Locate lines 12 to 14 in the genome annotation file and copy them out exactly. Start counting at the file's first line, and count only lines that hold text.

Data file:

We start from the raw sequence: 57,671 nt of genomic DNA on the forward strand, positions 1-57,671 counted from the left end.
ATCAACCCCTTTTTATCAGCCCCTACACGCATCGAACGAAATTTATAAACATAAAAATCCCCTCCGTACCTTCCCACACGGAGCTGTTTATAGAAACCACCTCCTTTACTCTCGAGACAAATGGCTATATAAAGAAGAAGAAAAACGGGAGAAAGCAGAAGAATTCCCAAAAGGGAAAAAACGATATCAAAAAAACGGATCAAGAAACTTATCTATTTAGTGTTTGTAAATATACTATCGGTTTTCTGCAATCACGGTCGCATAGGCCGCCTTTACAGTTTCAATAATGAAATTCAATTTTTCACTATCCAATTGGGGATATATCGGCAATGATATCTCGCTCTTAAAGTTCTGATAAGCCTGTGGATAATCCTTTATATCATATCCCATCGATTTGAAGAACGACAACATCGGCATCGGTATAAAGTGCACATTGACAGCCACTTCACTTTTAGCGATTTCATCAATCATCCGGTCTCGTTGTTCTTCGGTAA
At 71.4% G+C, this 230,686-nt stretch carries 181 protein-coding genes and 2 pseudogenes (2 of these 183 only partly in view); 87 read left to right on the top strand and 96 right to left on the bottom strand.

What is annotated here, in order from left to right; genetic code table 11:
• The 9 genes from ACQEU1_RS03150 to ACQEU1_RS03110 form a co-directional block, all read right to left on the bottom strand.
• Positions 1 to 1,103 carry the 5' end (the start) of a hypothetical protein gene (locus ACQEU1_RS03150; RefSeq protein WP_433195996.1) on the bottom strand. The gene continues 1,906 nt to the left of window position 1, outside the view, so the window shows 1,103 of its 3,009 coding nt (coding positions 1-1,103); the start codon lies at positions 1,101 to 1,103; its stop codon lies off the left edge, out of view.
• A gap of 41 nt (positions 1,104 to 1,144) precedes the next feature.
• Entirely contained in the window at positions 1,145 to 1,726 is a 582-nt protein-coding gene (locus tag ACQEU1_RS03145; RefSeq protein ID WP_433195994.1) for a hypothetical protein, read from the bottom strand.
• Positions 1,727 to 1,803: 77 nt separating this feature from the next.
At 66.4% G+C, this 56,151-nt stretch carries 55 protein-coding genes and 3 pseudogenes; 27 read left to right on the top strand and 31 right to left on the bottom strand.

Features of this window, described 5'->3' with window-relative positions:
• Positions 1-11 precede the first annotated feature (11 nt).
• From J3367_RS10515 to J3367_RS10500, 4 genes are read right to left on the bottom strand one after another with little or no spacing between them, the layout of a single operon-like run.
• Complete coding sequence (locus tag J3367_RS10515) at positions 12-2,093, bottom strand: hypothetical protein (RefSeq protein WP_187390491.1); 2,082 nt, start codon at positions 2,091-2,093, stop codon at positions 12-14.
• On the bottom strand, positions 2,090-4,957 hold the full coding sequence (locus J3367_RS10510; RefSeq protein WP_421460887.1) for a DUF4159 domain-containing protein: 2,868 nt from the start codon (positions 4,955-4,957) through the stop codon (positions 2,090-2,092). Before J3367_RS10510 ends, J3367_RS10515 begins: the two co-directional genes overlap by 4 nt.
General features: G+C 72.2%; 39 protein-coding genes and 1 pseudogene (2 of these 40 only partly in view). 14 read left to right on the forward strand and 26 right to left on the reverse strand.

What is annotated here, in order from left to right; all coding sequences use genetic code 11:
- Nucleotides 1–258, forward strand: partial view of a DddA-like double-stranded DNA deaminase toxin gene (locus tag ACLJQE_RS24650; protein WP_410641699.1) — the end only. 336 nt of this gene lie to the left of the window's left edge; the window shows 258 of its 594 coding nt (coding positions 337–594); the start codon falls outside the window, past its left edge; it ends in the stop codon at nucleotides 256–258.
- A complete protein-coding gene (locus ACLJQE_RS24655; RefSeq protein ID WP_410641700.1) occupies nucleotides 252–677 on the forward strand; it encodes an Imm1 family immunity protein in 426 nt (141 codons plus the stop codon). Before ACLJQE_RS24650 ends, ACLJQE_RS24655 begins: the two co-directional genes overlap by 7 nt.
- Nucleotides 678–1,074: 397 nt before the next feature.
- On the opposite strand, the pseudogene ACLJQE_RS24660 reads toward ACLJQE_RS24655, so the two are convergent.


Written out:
• Positions 1-11 precede the first annotated feature (11 nt).
• From J3367_RS10515 to J3367_RS10500, 4 genes are read right to left on the bottom strand one after another with little or no spacing between them, the layout of a single operon-like run.
• Complete coding sequence (locus tag J3367_RS10515) at positions 12-2,093, bottom strand: hypothetical protein (RefSeq protein WP_187390491.1); 2,082 nt, start codon at positions 2,091-2,093, stop codon at positions 12-14.